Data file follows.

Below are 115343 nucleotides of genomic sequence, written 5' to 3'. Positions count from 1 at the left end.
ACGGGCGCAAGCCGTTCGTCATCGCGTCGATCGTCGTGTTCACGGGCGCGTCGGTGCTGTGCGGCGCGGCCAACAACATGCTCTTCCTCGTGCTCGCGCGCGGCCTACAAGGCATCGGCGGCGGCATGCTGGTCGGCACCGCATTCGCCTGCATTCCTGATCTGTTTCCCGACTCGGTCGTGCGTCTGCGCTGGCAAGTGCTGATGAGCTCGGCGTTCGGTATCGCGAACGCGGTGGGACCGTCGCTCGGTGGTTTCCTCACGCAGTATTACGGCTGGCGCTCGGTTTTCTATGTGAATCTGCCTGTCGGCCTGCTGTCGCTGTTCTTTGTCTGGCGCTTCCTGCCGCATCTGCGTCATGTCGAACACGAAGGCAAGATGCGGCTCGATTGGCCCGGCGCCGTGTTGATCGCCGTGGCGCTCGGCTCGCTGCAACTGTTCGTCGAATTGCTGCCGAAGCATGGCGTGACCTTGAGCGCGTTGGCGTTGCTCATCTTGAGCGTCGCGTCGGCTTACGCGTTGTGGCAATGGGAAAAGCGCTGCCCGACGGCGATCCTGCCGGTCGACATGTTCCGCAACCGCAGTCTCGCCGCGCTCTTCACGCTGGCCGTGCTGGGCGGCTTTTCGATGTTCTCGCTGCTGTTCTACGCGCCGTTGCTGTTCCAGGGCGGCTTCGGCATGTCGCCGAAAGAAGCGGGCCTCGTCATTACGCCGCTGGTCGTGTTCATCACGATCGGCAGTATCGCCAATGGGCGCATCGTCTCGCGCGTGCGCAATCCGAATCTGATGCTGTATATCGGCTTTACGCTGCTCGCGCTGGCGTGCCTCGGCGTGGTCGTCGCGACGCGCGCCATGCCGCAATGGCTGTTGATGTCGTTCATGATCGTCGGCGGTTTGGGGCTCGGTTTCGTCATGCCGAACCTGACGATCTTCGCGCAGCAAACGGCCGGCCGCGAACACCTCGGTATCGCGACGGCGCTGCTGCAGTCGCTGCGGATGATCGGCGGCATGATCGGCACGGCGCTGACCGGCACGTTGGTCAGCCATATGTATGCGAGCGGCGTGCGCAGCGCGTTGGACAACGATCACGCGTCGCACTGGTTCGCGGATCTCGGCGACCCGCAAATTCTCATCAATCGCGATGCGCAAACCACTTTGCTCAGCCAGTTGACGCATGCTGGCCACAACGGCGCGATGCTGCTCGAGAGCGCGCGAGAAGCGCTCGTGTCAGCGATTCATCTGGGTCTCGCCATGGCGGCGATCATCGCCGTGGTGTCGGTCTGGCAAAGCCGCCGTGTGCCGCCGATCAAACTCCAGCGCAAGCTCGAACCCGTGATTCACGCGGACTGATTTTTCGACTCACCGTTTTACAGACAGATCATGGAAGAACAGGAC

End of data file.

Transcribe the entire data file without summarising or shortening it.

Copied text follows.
Below are 115343 nucleotides of genomic sequence, written 5' to 3'. Positions count from 1 at the left end.
ACGGGCGCAAGCCGTTCGTCATCGCGTCGATCGTCGTGTTCACGGGCGCGTCGGTGCTGTGCGGCGCGGCCAACAACATGCTCTTCCTCGTGCTCGCGCGCGGCCTACAAGGCATCGGCGGCGGCATGCTGGTCGGCACCGCATTCGCCTGCATTCCTGATCTGTTTCCCGACTCGGTCGTGCGTCTGCGCTGGCAAGTGCTGATGAGCTCGGCGTTCGGTATCGCGAACGCGGTGGGACCGTCGCTCGGTGGTTTCCTCACGCAGTATTACGGCTGGCGCTCGGTTTTCTATGTGAATCTGCCTGTCGGCCTGCTGTCGCTGTTCTTTGTCTGGCGCTTCCTGCCGCATCTGCGTCATGTCGAACACGAAGGCAAGATGCGGCTCGATTGGCCCGGCGCCGTGTTGATCGCCGTGGCGCTCGGCTCGCTGCAACTGTTCGTCGAATTGCTGCCGAAGCATGGCGTGACCTTGAGCGCGTTGGCGTTGCTCATCTTGAGCGTCGCGTCGGCTTACGCGTTGTGGCAATGGGAAAAGCGCTGCCCGACGGCGATCCTGCCGGTCGACATGTTCCGCAACCGCAGTCTCGCCGCGCTCTTCACGCTGGCCGTGCTGGGCGGCTTTTCGATGTTCTCGCTGCTGTTCTACGCGCCGTTGCTGTTCCAGGGCGGCTTCGGCATGTCGCCGAAAGAAGCGGGCCTCGTCATTACGCCGCTGGTCGTGTTCATCACGATCGGCAGTATCGCCAATGGGCGCATCGTCTCGCGCGTGCGCAATCCGAATCTGATGCTGTATATCGGCTTTACGCTGCTCGCGCTGGCGTGCCTCGGCGTGGTCGTCGCGACGCGCGCCATGCCGCAATGGCTGTTGATGTCGTTCATGATCGTCGGCGGTTTGGGGCTCGGTTTCGTCATGCCGAACCTGACGATCTTCGCGCAGCAAACGGCCGGCCGCGAACACCTCGGTATCGCGACGGCGCTGCTGCAGTCGCTGCGGATGATCGGCGGCATGATCGGCACGGCGCTGACCGGCACGTTGGTCAGCCATATGTATGCGAGCGGCGTGCGCAGCGCGTTGGACAACGATCACGCGTCGCACTGGTTCGCGGATCTCGGCGACCCGCAAATTCTCATCAATCGCGATGCGCAAACCACTTTGCTCAGCCAGTTGACGCATGCTGGCCACAACGGCGCGATGCTGCTCGAGAGCGCGCGAGAAGCGCTCGTGTCAGCGATTCATCTGGGTCTCGCCATGGCGGCGATCATCGCCGTGGTGTCGGTCTGGCAAAGCCGCCGTGTGCCGCCGATCAAACTCCAGCGCAAGCTCGAACCCGTGATTCACGCGGACTGATTTTTCGACTCACCGTTTTACAGACAGATCATGGAAGAACAGGAC